In 1869, the Victorian government enacted the first Australian copyright statute. Within 3 years of its introduction, a dispute arose over the unauthorised copying of a goldfields map. In August 1871, Samuel Peach Hogg registered a map of the Sandhurst goldmines with the newly formed Copyright Register. To complete the map, he had commissioned a surveyor, Roberts, and was granted permission by the Minister of Mines to use existing maps and information to complement Roberts’ surveys. The map reportedly cost Hogg almost 500 pounds to produce.
In November 1871, another map of the Sandhurst goldmines was released by John Hanlon Knipe and E H George who were local estate agents. Hogg accused Knipe, George and their surveyor Nathaniel Munro of copying his map and began litigation in the Melbourne District Court under the newly enacted copyright statute. In their defence, Knipe, George and Munro argued that Hogg produced his map by copying maps that had already been published by the Mining Department and that their map was different in both size and currency. Munro also testified that he did not copy Hogg’s map. However, it was shown that errors in Hogg’s map also appeared in Knipe, George and Munro’s map, contradicting Munro and ultimately swaying the case in Hogg’s favour. The Court ultimately found for Hogg, fining the defendants 8 pounds, 4 shillings.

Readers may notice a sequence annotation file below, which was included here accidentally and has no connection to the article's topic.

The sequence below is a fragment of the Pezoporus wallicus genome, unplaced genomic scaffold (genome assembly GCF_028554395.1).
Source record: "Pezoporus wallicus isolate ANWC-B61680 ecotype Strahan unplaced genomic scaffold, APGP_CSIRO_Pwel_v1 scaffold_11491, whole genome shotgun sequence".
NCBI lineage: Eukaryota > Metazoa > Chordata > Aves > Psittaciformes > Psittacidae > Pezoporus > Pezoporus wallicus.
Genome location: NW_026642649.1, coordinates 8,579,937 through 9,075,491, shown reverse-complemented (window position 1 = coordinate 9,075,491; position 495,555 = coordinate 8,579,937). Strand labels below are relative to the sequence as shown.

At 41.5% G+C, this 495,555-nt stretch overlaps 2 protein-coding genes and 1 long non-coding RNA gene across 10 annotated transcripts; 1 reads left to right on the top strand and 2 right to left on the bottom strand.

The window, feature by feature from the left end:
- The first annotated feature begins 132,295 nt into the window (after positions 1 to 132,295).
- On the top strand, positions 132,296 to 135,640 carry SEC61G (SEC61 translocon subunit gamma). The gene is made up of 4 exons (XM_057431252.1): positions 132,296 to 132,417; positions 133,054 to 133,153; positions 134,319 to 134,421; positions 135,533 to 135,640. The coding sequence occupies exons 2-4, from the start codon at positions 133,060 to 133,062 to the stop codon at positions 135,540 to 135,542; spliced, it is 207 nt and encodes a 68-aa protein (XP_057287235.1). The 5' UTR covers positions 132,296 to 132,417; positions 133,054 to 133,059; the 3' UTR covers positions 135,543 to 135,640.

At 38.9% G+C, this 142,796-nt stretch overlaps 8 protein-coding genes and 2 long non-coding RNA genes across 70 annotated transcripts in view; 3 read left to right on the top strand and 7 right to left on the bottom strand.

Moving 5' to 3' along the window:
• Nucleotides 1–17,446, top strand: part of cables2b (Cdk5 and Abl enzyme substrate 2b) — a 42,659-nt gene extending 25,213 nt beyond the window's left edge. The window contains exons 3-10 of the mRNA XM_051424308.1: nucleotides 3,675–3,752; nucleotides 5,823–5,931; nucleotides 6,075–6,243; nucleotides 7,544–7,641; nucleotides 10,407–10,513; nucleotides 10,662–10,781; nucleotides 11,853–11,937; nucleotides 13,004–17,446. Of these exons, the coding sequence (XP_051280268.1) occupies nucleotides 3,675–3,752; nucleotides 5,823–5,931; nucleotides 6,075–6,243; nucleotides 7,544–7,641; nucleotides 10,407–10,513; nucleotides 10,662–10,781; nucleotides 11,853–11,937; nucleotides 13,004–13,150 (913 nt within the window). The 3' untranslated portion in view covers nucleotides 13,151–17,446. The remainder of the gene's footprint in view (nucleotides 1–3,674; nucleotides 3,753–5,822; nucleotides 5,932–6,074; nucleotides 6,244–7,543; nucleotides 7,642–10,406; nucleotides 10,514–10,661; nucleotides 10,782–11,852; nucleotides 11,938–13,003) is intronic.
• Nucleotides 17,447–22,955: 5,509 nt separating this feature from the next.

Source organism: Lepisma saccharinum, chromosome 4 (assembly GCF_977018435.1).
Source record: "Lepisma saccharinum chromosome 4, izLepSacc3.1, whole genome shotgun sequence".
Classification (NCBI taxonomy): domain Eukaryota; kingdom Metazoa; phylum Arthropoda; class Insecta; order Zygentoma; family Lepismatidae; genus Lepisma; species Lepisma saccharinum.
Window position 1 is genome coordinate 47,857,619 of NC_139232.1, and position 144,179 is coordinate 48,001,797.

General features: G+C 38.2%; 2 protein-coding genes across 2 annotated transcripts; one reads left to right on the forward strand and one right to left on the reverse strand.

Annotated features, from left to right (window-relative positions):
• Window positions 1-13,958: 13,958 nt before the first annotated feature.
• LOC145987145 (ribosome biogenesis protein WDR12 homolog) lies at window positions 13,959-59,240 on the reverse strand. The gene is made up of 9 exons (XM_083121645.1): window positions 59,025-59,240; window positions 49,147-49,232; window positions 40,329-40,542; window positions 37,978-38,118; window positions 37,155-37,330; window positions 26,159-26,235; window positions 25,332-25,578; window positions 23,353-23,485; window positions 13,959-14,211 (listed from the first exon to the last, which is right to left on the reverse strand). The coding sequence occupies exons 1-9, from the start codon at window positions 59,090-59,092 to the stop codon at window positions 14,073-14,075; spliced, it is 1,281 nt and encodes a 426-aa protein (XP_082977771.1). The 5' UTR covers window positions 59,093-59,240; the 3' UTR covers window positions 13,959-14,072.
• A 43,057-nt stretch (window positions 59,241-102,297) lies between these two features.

The decision was seen as controversial in the community, with newspaper articles questioning its broader implications. In somewhat of a prelude to issues that would plague copyright law over the next 150 years, one newspaper, The Age, asked how Hogg was afforded copyright protection over a map that he himself had essentially copied from government-commissioned maps, whilst the Bendigo Advertiser supported such protection, recognising mapmakers’ ‘immense deal of labour and research’.